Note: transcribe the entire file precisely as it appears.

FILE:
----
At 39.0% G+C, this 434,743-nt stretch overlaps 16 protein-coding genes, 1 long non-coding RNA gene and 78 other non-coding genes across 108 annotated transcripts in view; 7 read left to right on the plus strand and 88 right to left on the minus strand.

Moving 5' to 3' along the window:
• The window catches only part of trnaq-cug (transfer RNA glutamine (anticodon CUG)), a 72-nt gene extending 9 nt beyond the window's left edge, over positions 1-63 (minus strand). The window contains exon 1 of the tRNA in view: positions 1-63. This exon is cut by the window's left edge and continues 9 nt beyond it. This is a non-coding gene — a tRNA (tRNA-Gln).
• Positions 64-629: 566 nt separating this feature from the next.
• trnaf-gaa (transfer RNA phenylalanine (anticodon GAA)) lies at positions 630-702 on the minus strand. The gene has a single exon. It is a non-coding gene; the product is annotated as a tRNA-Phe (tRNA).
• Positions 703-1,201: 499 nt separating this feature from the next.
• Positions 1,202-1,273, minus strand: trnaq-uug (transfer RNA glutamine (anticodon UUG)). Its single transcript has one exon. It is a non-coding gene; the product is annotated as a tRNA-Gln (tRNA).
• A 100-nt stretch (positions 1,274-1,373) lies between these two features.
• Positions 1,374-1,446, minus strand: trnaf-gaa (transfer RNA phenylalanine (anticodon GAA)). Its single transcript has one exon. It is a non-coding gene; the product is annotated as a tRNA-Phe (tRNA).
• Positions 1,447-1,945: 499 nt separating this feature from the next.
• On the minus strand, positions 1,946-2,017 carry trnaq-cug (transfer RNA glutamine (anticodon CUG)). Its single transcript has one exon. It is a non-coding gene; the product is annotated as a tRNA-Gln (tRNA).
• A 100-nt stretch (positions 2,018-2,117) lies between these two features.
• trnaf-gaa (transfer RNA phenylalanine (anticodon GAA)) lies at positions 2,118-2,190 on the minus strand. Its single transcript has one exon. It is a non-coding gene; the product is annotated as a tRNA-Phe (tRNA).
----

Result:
At 39.0% G+C, this 434,743-nt stretch overlaps 16 protein-coding genes, 1 long non-coding RNA gene and 78 other non-coding genes across 108 annotated transcripts in view; 7 read left to right on the plus strand and 88 right to left on the minus strand.

Moving 5' to 3' along the window:
• The window catches only part of trnaq-cug (transfer RNA glutamine (anticodon CUG)), a 72-nt gene extending 9 nt beyond the window's left edge, over positions 1-63 (minus strand). The window contains exon 1 of the tRNA in view: positions 1-63. This exon is cut by the window's left edge and continues 9 nt beyond it. This is a non-coding gene — a tRNA (tRNA-Gln).
• Positions 64-629: 566 nt separating this feature from the next.
• trnaf-gaa (transfer RNA phenylalanine (anticodon GAA)) lies at positions 630-702 on the minus strand. The gene has a single exon. It is a non-coding gene; the product is annotated as a tRNA-Phe (tRNA).
• Positions 703-1,201: 499 nt separating this feature from the next.
• Positions 1,202-1,273, minus strand: trnaq-uug (transfer RNA glutamine (anticodon UUG)). Its single transcript has one exon. It is a non-coding gene; the product is annotated as a tRNA-Gln (tRNA).
• A 100-nt stretch (positions 1,274-1,373) lies between these two features.
• Positions 1,374-1,446, minus strand: trnaf-gaa (transfer RNA phenylalanine (anticodon GAA)). Its single transcript has one exon. It is a non-coding gene; the product is annotated as a tRNA-Phe (tRNA).
• Positions 1,447-1,945: 499 nt separating this feature from the next.
• On the minus strand, positions 1,946-2,017 carry trnaq-cug (transfer RNA glutamine (anticodon CUG)). Its single transcript has one exon. It is a non-coding gene; the product is annotated as a tRNA-Gln (tRNA).
• A 100-nt stretch (positions 2,018-2,117) lies between these two features.
• trnaf-gaa (transfer RNA phenylalanine (anticodon GAA)) lies at positions 2,118-2,190 on the minus strand. Its single transcript has one exon. It is a non-coding gene; the product is annotated as a tRNA-Phe (tRNA).